on an autumn day
i stepped onto a well worn path
and entered the forest,
enveloped by a blanket of warm rich colors
that pulsed under a vibrant blue sky
as i walked, the path descended
then ascended in return,
creating a repetitious pattern of undulations
like a roller coaster carpet of dirt and rock
beneath my feet
the trail carved its way through the hillsides
that were littered with fallen leaves
and newly sprouted mushrooms
dead trees had become host to a number of
earthen colored fungi,
deeply rooted in the soft decaying bark…
dead trees that in their death, were now spawning new life…
one life gives, so another lives
halfway through my hike i stopped
and noticed there were none of the
usual woodland sounds…
not the soft sigh of an easy wind
nor the chirp of a single bird…
not even the trickle of water
in the now barren streambed
silence… only silence…
until i began to walk and the dry leaves crunched underfoot…
i could hear the steady rhythm of my own labored breathing
and it was then that i realized
that for now and for this moment
was the voice of the forest…
the voice in this silent woodland
a placid stream
meanders through an October day…
quietly reflecting the autumn trees
that line its banks…
a sprinkling of fallen leaves
floats upon its surface…
casually drifting when
nudged by a gentle breeze…
collectively gathering along its fringes
along the fringes of our minds
a wooden bridge spans the gap
between two shores…
reflecting the connection
between humanity and nature
those who are drawn here
listen with open hearts
and open souls…
listen to the voice of nature
that speaks without words…
that whispers in the wind
sighs in the pine boughs…
and reflects itself
in a placid stream that meanders through an October day
“Change is going to happen, just as the wind is going to blow.”
How to live in The Winds of Change
When I was a kid I could make a phone call on a rotary pay phone for a dime. As I got older it went up to a quarter. Long distance phone calls whether from home or a phone booth were very expensive and required the help of an operator. For you younger readers an operator was a person, nearly always female, who physically plugged in connections to your party.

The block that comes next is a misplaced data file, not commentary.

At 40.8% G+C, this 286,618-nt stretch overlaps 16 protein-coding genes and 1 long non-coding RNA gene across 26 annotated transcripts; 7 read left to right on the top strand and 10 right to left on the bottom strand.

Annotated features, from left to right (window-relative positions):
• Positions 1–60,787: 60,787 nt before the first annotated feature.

Do you have a rain barrel at your home? I don’t expect many, if any at all, will respond “yes” to that question, but I have seen one or two in recent years as homeowners become more green. When I was a little girl we had rain barrels to collect water used for washing clothes. That water was filled with “wiggle-tails” (insects) which swam around jerkily near the top of the water. Looking back I strongly suspect they metamorphosed, i.e., changed, into mosquitoes. I also vaguely remember having a baby duck which I let swim round and round in a rain barrel until it grew too big.
One day I was upset that my older brother and his friends were swimming in one of our farm ponds and I wasn’t allowed to join them. I don’t remember being given a reason but would bet it had to do with being too young or more likely, being a girl. So, my Mom’s answer to my unhappiness was to lift me over into a rain barrel and order me to “Play and have fun” while she watched to be sure I didn’t drown. Is it any wonder that I remain a non-swimmer to this day?
Please bear with me for one more example of change from my childhood. My maternal grandmothers cooked everything from scratch. My paternal grandmother (Grandmother) milked her own cow morning and night and made butter from part of the milk. My maternal grandmother (Mammy) even picked the nut meat for baking out of walnuts and hickory nuts that she gathered from her yard. I recall hearing her sharing a recipe once and the only part that I remember is that she said to “Add lard about the size of a hen egg.” I wish I had been inquisitive enough to ask whether other of her recipes, which were never written down, might have required a different size egg, e.g., a goose egg or perhaps a bantam egg?
SUMMARY: Over the past few weeks, we have looked at change in various ways.
Is change good?
Is it inevitable?
Do we basically stay the same in spite of the changes we experience around us?
Several readers have commented about the aspects of change you find either uncomfortable or reassuring.
And, what does this mean to you? Are we part of the answer? Are we helpless, buffeted endlessly by the winds of change? Bob Dylan, one of my favorite musicians, by the way, is ambivalent therefore the interpretation is up to each of us.
Katherine Whitehorn* made this significant point worth remembering: “The wind of change, whatever it is, blows most freely through an open mind …”
“The pessimist complains about the wind; the optimist expects it to change; the realist adjusts the sails.” William Arthur Ward
*British journalist, writer, and columnist born in 1928. She was known to be a keen observer of the changing role of women.